German Covid vaccine rollout gathers pace – and prompts ethical debate
Possibility of obligatory jabs for medical, care staff raised amid high vaccine scepticism
Tatjana Lang fills a syringe with the Pfizer-BioNTech Covid-19 vaccine in Pfaffenhofen, southern Germany. Photograph: Christof Stache/AFP via Getty
News that German pharmaceuticals company BioNTech, with US firm Pfizer, will almost double its Covid-19 vaccine deliveries to two billion doses this year has triggered calls for the vaccine to be obligatory for all medical and care home workers.
Just as Germany’s vaccination programme begins to gather momentum, anxiety over perceived dose shortages is shifting towards ethical questions and attitudes to the vaccine among those at the top of the queue.
A recent poll suggested half of German nurses and a quarter of doctors are wary of being vaccinated; a second survey in one federal state suggested only a third of health workers would accept the vaccine.
Such levels of scepticism, echoed in similar surveys from Austria to the US, prompted Bavarian minister president Markus Söder to demand a state intervention
On Tuesday, Mr Söder suggested a vaccination against the novel coronavirus should be obligatory for all hospital and residential home staff.
“It would good if the German ethics council made suggestions on for whom a vaccine obligation is conceivable,” he said. In senior care homes, he said, vaccinations were “at the end of the day, a matter of life and death”.
He also called on a broad public awareness and information campaign to frame the vaccination as a civic obligation – starting with public vaccinations of the heads of state and government.
That this hasn’t yet happened, he said, was because Germany was “rightly taking care first of the particularly vulnerable citizens”.
From next Monday the southern state of Bavaria – a Covid-19 hot spot throughout the pandemic – is to step up its restrictions, making so-called FFP2 masks obligatory for all in public transport and shops.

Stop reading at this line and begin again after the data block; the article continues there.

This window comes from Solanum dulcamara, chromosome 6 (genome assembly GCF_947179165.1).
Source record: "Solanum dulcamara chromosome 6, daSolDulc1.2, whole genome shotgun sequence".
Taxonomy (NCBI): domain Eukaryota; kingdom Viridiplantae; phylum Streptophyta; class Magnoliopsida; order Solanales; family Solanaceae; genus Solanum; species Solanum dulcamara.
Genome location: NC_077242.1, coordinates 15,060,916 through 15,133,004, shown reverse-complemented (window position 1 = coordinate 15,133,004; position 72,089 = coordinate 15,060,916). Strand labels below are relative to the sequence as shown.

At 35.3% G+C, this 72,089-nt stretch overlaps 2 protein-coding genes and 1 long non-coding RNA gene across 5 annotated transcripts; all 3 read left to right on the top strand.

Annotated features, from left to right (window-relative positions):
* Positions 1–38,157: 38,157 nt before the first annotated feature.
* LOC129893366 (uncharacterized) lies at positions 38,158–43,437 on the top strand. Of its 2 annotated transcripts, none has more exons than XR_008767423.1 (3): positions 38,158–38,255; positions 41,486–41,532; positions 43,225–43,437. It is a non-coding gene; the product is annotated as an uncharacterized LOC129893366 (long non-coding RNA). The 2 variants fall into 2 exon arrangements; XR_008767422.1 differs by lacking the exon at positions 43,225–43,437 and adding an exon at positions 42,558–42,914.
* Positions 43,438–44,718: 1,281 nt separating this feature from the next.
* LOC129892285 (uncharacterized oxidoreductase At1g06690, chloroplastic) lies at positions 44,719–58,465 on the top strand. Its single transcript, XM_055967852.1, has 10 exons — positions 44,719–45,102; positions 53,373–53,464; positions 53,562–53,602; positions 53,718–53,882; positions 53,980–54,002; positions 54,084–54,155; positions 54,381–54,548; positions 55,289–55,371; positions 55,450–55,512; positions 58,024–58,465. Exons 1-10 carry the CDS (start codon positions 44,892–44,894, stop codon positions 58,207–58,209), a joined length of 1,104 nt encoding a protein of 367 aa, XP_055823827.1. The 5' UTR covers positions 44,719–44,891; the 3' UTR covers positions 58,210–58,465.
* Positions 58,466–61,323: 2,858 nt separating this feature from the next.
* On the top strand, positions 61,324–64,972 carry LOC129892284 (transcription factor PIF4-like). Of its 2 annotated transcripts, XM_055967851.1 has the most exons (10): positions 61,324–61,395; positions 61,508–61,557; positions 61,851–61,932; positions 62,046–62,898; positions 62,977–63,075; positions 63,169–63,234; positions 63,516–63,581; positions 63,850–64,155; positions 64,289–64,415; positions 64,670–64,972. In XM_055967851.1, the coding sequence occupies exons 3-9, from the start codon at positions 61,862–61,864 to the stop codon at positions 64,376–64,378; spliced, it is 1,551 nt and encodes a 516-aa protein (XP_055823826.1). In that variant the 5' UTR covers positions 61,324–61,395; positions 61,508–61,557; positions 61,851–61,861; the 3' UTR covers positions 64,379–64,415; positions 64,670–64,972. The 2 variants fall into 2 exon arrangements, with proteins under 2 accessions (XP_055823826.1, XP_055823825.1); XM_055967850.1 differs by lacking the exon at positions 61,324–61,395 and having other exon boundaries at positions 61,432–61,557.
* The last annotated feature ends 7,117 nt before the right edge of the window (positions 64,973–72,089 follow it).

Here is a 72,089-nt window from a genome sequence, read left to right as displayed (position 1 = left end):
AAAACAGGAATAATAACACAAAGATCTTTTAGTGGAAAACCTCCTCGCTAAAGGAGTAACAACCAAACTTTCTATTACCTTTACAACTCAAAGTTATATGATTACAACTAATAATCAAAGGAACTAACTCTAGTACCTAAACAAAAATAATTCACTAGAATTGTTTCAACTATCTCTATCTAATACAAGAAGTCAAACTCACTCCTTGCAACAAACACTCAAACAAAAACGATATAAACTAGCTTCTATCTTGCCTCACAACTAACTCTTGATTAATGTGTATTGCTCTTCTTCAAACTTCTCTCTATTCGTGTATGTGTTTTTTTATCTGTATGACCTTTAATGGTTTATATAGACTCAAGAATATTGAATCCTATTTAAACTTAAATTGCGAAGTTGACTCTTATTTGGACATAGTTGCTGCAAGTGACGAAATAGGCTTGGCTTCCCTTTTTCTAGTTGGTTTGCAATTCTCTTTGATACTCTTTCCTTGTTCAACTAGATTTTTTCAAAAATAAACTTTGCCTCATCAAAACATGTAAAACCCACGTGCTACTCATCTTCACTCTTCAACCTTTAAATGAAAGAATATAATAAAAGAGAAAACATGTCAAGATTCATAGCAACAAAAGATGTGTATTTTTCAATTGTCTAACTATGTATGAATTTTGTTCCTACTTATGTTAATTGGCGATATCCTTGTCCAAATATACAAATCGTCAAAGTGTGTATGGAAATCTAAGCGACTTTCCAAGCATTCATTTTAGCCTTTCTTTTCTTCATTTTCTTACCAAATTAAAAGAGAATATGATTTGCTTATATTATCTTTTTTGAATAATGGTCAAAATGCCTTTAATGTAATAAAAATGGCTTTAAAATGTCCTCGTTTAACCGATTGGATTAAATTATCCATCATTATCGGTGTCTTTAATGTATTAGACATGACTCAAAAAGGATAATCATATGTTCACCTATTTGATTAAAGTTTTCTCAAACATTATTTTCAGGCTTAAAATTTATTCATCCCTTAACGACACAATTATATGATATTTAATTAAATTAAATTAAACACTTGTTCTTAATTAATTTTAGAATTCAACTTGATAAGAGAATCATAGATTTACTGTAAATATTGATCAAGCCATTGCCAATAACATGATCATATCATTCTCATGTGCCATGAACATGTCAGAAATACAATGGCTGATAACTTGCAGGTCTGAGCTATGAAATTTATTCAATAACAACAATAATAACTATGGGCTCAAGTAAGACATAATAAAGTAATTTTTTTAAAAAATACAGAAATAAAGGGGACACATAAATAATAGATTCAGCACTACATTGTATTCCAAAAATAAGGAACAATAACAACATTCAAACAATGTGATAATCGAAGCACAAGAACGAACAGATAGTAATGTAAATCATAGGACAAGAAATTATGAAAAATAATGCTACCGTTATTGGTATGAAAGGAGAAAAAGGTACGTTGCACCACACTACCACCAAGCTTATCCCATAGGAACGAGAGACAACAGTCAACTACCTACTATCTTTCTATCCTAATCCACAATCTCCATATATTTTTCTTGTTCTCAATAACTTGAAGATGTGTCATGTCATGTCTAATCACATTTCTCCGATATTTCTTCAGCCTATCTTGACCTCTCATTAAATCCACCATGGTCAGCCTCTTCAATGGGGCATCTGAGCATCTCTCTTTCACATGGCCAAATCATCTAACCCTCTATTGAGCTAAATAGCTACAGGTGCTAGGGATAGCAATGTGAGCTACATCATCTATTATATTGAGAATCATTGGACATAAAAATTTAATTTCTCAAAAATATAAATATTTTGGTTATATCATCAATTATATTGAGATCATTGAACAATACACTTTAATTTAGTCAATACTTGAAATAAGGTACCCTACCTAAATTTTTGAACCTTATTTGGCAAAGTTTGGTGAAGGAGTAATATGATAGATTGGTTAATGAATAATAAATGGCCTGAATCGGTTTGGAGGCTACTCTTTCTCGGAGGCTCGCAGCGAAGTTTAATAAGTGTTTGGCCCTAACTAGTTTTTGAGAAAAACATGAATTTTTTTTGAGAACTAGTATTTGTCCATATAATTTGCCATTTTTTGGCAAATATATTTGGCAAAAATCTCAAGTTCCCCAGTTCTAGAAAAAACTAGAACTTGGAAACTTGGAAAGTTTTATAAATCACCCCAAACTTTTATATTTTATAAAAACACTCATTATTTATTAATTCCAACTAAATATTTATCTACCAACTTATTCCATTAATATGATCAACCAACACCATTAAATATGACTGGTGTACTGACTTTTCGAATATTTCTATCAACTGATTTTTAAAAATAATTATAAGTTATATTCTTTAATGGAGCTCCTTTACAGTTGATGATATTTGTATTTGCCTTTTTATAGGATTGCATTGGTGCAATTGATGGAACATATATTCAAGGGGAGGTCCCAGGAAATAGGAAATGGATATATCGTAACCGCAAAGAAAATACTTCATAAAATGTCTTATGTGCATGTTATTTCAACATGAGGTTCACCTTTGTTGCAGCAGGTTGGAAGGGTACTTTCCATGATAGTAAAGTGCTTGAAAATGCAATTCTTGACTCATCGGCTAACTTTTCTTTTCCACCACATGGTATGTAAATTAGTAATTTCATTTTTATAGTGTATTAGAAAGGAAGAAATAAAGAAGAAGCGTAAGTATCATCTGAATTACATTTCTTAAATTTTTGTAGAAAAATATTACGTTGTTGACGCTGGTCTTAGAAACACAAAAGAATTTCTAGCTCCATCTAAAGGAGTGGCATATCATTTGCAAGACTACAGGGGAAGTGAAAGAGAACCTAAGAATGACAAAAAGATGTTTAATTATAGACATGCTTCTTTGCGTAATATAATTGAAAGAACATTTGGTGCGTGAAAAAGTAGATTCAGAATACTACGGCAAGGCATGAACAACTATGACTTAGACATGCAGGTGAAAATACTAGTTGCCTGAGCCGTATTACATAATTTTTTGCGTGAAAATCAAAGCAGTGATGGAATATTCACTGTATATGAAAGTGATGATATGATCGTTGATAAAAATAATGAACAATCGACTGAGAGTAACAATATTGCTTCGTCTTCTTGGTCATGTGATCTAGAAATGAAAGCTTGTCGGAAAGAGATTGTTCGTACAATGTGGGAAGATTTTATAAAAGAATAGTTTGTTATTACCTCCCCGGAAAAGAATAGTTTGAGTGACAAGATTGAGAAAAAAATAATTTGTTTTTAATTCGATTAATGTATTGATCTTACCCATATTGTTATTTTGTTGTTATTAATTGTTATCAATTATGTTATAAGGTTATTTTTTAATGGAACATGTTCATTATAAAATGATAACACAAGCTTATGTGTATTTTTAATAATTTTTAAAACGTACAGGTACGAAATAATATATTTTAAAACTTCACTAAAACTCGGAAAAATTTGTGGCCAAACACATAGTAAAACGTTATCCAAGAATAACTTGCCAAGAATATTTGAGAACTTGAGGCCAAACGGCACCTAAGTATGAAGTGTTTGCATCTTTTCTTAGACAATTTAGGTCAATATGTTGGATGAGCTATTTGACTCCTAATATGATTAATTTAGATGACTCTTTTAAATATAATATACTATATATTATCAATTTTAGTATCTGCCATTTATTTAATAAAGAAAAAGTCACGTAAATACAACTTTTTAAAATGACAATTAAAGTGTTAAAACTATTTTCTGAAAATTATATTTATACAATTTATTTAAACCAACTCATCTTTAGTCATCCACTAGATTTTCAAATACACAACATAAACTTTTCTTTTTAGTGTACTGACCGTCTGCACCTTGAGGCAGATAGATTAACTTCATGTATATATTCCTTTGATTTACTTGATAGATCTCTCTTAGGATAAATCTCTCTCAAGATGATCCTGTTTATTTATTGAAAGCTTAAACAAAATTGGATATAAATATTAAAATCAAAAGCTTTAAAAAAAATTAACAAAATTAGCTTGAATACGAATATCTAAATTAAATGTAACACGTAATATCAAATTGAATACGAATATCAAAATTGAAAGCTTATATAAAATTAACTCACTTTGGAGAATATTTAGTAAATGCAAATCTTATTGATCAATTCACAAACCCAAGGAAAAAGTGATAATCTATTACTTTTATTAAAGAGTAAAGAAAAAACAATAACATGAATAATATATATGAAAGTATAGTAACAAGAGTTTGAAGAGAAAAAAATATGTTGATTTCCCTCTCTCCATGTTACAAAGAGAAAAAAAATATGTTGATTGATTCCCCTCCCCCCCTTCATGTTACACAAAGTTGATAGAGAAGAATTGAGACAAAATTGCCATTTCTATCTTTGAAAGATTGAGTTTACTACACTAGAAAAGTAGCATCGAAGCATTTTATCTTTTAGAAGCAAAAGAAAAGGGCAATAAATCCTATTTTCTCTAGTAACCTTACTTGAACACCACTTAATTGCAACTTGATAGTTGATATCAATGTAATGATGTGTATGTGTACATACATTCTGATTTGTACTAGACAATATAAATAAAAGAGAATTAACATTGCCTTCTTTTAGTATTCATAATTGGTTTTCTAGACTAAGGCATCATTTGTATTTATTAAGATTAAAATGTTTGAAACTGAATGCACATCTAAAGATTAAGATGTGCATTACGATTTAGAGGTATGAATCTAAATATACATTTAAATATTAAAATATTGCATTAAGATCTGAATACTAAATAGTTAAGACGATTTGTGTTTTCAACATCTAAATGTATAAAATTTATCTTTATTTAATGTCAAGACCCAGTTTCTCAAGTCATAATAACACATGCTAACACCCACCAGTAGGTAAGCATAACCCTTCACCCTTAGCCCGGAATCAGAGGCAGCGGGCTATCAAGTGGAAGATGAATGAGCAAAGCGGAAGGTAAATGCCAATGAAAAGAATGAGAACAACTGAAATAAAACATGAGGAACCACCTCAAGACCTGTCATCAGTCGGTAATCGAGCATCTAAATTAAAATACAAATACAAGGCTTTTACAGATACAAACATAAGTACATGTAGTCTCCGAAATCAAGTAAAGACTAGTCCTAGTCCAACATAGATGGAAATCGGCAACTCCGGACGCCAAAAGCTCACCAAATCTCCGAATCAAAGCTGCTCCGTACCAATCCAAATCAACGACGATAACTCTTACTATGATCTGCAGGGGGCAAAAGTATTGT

On Tuesday, chancellor Angela Merkel raised the possibility of extending Germany’s current lockdown, which is due to expire on January 31st.
“Things will stay hard until Easter,” said the German leader at a closed-door meeting, according to one attendee. “If we don’t manage to hold back this British virus, by Easter we will have an infection rate 10 times higher.”
Germany is currently registering more than 12,000 new infections daily, though a backlog of cases could mean revised higher numbers in the coming days, with both UK and South African variants now detected.
Official figures show nearly 700,000 Germans have been vaccinated against Covid-19.
So far Dr Merkel has been wary of positioning herself on rolling back restrictions, given some indications Covid-19 can be spread even by those who are vaccinated against the virus.
Germany’s 24-member ethical council is divided on privileges, or looser restrictions, for those who are vaccinated. In a vote before Christmas, 12 members were in favour of a so-called normal life passport, while 12 were opposed.
Meanwhile, the debate on the issue is growing across Europe, with Greece proposing a pan-EU travel certificate issued only to those who have had their jab.
Facing into a second year of travel restrictions, with knock-on effects for its tourism-dependent economy, Greece has made the suggestion ahead of a virtual EU Covid-19 summit on January 21st.
“The next months will be crucial for ensuring mass vaccination of EU citizens, while rolling back the infection rate and thus setting the basis for a return to a measure of economic and social normality during 2021,” wrote Greek prime minister Kyriakos Mitsotakis in a letter to European Commission president Ursula von der Leyen.
An important step to restoring normal free travel, he added, would be “to establish a standardised certificate that proves a person has been successfully vaccinated”.
A draft proposed certificate submitted would include personal details and the date of both vaccinations.